23 Jan 2018 | 10.36 am
CEOs Optimistic About Economic Growth
PwC survey finds ‘populism’ is now a worry for bosses
23 Jan 2018 | 10.36 am
CEOs are happy and optimistic for now about the economic environment worldwide, Davos billionaires and political leaders were told this week, as PwC released the findings of a global survey at the World Economic Forum.
PwC surveyed around 1,300 CEOs worldwide for its latest research. Some 57% of business leaders said they believe global economic growth will improve in the next 12 months. The figure is almost twice what PwC recorded last year and the largest increase since the firm began asking about global growth in 2012.
“CEOs’ optimism in the global economy is driven by the economic indicators being so strong. With the stock markets booming and GDP predicted to grow in most major markets around the world, it’s no surprise CEOs are so bullish,” said Bob Moritz, global chairman of PwC.
PwC’s latest Global Economic Outlook projects Ireland to be the fastest growing eurozone economy for 2018 through to 2024. The Irish economy is projected to show GDP growth of 3.5% in 2018 and average growth of 2.8% for the period 2020 to 2024, compared with eurozone average growth of 2.2% and 1.6% respectively for these periods.
Speaking about Ireland, Feargal O’Rourke (pictured), PwC Ireland managing partner, said that its strong economic growth is based on continued investment and household consumption growth, as well as continuing FDI flows.
“This is boosted by a favourable business environment, decreasing unemployment as well as positive economic news in the eurozone expected to boost Irish exports,” he added.
“The positivity in our PwC Global CEO report can only be good news for Ireland, as a continued strong global economy will underpin the strong progress that has been made here in recent years.”
O’Rourke also cautioned that uncertainties still exist that could affect Ireland’s economic prospects. “Global tax reform together with the impact of the US tax overhaul is a priority on many Irish boardroom agendas.
“Uncertainties continue to loom around Brexit, and technological disruption will redefine how we work and live. We see companies tackling these challenges head-on as they continue to invest in their businesses and their people, building markets and using technology to innovate how they operate.”
In the US, PwC found that CEOs’ confidence has recovered. After election nerves last year, the early focus on regulation and tax reform by the new administration has seen confidence in business growth prospects for the year ahead rising significantly – from 39% in 2017 to 52% in 2018. And North America is the only region where a majority of CEOs are “very confident” about their own 12-month prospects.
In the UK, business leaders’ short-term confidence fell from 41% in 2017 to 34% in 2018, fuelled by ongoing Brexit difficulties.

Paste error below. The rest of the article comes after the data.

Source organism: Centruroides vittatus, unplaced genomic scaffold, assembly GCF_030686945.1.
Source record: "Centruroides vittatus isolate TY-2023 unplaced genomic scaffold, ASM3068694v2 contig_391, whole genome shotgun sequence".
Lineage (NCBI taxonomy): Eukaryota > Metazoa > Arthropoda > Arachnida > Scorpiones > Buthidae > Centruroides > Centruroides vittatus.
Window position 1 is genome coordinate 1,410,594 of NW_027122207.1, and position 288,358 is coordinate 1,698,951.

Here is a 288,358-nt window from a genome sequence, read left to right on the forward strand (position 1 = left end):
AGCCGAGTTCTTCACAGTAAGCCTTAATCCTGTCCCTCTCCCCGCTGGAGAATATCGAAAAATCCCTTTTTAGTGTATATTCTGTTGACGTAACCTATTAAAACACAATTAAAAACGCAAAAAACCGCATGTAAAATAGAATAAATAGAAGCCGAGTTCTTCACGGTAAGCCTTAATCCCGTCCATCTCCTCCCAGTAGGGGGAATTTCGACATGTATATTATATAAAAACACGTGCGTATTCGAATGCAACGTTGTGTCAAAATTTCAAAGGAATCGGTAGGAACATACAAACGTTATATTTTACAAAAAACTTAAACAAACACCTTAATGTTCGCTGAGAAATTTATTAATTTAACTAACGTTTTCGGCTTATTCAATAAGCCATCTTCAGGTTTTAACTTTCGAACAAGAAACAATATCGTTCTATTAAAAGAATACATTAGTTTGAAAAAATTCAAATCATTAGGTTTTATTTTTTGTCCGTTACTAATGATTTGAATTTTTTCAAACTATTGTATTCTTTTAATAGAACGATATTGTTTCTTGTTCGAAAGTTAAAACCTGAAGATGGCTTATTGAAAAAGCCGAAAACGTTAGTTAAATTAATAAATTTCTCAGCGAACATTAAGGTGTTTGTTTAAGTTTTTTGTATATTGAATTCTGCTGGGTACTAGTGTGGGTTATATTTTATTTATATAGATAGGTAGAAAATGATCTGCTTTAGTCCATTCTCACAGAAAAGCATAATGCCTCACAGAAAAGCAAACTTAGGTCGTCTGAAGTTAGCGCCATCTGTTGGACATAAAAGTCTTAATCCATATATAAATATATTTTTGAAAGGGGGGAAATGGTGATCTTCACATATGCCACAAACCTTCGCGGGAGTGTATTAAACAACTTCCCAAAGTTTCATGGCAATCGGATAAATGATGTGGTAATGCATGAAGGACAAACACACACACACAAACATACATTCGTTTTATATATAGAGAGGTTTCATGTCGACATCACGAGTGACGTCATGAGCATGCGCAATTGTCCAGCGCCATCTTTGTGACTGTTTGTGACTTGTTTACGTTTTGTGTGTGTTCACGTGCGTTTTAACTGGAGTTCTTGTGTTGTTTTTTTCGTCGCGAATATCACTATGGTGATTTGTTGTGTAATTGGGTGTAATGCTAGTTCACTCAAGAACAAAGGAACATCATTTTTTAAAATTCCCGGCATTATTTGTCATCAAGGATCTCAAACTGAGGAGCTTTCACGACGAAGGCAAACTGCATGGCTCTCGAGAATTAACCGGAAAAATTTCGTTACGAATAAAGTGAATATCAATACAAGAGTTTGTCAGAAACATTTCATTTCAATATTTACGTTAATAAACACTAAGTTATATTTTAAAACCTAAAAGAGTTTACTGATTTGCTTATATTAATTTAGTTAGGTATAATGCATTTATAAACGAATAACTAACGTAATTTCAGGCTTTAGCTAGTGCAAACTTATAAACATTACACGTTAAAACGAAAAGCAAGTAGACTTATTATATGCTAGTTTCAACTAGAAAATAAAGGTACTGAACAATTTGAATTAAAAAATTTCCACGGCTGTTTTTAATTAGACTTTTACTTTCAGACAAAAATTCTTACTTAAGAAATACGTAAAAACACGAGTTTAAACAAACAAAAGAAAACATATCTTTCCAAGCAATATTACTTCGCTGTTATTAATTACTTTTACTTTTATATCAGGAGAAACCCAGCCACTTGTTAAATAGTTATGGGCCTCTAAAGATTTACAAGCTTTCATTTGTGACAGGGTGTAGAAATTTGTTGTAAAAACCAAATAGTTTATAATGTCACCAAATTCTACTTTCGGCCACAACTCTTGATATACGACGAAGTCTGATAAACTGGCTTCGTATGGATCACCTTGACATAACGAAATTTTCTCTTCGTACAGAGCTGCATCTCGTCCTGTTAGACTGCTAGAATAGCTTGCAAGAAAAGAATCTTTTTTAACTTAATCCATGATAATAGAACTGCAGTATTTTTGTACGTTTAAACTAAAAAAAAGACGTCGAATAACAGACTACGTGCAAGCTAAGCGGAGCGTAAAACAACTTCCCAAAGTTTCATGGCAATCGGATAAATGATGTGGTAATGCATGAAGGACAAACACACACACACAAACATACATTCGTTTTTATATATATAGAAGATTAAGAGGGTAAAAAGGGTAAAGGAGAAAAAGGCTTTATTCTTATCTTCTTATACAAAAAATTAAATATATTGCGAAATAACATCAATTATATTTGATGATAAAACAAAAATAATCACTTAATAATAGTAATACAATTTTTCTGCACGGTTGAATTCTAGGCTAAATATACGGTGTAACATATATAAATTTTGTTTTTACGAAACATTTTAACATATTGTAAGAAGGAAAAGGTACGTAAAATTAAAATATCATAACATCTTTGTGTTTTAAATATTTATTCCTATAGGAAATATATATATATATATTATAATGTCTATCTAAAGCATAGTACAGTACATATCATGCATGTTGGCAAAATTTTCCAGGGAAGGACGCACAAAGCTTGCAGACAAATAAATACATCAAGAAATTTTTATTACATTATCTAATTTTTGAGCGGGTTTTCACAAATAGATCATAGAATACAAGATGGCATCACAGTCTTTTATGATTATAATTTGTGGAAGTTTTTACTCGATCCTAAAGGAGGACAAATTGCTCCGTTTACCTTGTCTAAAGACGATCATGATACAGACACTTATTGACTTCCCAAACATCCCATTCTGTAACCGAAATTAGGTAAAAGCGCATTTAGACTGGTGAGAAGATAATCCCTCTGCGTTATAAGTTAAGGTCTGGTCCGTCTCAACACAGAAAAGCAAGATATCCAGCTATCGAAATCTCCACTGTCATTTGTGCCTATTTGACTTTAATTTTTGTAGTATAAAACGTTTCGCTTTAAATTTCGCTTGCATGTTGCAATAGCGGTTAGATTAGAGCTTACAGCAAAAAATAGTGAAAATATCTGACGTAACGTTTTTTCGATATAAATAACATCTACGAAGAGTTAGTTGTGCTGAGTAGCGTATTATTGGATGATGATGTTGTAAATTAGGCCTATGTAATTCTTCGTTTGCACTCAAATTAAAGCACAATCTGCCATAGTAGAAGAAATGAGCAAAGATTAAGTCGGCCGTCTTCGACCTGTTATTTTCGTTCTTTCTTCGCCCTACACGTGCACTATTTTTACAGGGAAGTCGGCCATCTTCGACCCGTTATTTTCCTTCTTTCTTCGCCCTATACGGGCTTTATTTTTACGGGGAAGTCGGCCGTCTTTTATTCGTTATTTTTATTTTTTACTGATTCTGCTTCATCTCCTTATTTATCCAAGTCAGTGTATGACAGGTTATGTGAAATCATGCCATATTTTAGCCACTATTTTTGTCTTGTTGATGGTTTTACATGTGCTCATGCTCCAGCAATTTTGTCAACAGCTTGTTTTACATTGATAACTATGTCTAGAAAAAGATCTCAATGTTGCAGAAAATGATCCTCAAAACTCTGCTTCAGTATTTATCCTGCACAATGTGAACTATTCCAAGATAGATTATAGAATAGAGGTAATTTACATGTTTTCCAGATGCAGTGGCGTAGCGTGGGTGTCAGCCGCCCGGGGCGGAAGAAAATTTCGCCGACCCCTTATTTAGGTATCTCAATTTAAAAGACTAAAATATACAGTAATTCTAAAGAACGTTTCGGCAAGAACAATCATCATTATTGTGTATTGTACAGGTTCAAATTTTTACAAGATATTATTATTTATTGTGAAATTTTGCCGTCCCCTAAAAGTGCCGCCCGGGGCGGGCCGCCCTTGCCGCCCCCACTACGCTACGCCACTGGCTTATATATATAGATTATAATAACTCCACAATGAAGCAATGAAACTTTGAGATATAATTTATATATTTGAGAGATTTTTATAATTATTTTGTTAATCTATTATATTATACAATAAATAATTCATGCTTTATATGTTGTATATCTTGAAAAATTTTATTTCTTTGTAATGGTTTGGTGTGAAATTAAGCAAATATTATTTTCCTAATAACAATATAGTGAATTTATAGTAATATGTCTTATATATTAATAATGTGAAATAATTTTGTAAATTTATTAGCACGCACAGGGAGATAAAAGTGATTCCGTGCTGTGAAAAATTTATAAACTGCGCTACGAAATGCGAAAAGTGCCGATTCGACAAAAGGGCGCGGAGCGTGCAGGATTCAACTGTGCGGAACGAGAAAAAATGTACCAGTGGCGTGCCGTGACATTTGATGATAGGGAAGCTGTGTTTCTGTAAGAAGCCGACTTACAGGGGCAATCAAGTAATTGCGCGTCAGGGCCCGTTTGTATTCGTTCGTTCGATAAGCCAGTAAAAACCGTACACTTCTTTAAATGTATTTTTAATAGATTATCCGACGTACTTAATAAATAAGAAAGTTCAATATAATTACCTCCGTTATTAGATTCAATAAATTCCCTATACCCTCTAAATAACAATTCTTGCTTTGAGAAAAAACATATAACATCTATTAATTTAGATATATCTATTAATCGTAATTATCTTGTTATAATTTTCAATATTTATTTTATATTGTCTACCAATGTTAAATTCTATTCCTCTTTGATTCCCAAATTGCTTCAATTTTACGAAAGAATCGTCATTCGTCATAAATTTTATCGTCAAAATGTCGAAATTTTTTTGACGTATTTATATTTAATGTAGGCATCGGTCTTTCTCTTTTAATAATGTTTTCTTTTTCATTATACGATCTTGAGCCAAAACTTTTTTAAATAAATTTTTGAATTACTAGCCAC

According to PwC, the top three most confident sectors for their own 12-month prospects this year are technology (48% “very confident”), business services (46%), and pharmaceutical and life sciences (46%) – all exceeding the global “very confident” level of 42%.
Strategies for growth remain largely unchanged on last year’s survey – CEOs will rely on organic growth (79%), cost reduction (62%), strategic alliances (49%) and M&As (42%). There was a small increase in interest in partnering with entrepreneurs and startups (33% vs 28% last year).
Confidence in short-term revenue growth is feeding into jobs growth, with 54% of CEOs planning to increase their headcount in 2018 (2017: 52%). Only 18% of CEOs expect to reduce their headcount.
In other findings, PwC reports that two-thirds of CEOs believe they have a responsibility to retrain employees whose roles are replaced by technology, chiefly amongst the engineering and construction (73%), technology (71%) and communications (77%) sectors.
Almost a quarter (24%) of CEOs in banking and capital markets, and insurance, plan workforce reductions, with 28% of banking and capital markets jobs likely to be lost to a large extent due to technology and automation.
Despite the optimism in the global economy, anxiety is rising on a much broader range of business, social and economic threats. CEOs are ‘extremely concerned’ about geopolitical uncertainty (40%), cyber threats (40%), terrorism (41%), availability of key skills (38%) and populism (35%).
These threats outpace familiar concerns about business growth prospects such as exchange rate volatility (29%) and changing consumer behaviour (26%).
The threat of over-regulation remains the top concern for CEOs (42% extremely concerned), and over one-third (36%) remain concerned about an increasing tax burden.
To compile the survey, PwC conducted 1,293 interviews with CEOs in 85 countries between August and November 2017.